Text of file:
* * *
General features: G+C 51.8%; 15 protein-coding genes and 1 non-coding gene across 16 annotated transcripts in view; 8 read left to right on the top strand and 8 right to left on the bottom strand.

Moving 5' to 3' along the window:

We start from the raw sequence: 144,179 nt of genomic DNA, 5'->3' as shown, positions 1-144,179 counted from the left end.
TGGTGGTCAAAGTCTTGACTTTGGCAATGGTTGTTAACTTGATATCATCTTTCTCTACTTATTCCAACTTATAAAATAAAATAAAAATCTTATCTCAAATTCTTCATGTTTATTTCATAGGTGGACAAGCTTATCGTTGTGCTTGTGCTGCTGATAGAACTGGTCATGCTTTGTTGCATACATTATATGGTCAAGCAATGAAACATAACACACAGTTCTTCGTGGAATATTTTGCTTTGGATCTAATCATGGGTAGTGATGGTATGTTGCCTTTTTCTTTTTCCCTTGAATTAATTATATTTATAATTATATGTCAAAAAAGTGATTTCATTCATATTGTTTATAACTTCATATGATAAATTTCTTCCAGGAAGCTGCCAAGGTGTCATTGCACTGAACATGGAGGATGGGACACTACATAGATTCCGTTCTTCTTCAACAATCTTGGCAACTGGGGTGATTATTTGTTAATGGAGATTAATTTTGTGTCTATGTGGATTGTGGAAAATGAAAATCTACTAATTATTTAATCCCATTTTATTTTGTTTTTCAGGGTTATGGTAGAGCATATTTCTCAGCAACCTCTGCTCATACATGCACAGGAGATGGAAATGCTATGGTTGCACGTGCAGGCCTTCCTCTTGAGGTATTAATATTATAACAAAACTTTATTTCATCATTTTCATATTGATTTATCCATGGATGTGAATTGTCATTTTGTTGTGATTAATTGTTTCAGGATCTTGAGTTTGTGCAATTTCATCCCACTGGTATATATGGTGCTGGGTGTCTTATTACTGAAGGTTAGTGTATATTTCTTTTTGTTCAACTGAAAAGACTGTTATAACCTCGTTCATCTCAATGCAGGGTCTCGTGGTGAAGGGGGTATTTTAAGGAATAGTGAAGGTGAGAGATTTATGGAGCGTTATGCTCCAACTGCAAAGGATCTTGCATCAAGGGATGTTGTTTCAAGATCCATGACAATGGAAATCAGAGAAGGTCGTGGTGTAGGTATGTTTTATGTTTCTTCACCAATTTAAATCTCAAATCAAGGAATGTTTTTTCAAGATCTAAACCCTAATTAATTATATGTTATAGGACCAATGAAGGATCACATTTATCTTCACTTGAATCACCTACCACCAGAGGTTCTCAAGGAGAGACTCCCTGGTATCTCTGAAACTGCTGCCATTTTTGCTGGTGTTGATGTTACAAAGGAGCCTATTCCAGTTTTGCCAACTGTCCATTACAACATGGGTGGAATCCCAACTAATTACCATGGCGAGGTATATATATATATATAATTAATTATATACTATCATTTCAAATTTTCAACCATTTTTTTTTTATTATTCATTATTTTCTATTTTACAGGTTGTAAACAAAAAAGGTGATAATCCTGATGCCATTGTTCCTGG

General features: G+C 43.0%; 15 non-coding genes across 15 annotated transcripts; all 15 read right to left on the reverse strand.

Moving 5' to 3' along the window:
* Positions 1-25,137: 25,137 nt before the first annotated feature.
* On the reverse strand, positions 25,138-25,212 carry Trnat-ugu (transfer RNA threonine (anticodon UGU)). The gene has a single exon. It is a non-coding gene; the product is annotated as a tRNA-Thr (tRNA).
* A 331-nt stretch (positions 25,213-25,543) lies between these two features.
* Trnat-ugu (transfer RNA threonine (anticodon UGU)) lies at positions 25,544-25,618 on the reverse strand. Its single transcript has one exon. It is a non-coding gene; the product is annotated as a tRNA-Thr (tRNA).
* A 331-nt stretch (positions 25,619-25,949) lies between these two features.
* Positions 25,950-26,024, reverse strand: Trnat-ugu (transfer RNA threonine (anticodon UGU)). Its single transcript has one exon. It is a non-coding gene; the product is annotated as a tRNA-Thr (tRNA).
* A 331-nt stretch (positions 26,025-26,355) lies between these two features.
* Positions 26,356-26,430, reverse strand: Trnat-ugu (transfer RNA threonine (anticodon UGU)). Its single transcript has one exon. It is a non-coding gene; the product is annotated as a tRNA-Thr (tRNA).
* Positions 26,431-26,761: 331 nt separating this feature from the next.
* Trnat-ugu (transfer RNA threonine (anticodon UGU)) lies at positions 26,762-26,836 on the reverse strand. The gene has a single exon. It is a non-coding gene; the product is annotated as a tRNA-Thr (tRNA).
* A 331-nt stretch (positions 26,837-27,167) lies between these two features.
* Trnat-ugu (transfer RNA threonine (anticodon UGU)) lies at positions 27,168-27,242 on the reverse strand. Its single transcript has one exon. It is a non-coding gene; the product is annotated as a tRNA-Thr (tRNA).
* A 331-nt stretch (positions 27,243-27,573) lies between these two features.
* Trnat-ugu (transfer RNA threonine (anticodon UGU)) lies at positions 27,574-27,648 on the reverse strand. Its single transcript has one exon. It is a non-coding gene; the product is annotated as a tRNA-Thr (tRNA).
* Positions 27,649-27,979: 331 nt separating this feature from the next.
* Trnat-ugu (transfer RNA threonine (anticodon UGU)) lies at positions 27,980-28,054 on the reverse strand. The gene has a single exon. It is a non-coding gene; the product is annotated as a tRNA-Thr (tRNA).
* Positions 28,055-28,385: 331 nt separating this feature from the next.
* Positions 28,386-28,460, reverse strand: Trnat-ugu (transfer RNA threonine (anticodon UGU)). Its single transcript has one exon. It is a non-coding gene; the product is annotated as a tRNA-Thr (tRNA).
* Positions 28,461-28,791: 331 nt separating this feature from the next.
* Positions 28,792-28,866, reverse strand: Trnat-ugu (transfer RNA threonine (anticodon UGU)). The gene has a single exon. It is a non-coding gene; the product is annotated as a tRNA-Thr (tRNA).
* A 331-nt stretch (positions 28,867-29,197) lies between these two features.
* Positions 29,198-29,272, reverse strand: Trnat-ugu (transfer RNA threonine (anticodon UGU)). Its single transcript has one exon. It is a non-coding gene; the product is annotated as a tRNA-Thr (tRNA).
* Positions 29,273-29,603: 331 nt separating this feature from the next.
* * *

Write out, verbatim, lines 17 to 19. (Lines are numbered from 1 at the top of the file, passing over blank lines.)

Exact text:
* A 331-nt stretch (positions 26,837-27,167) lies between these two features.
* Trnat-ugu (transfer RNA threonine (anticodon UGU)) lies at positions 27,168-27,242 on the reverse strand. Its single transcript has one exon. It is a non-coding gene; the product is annotated as a tRNA-Thr (tRNA).
* A 331-nt stretch (positions 27,243-27,573) lies between these two features.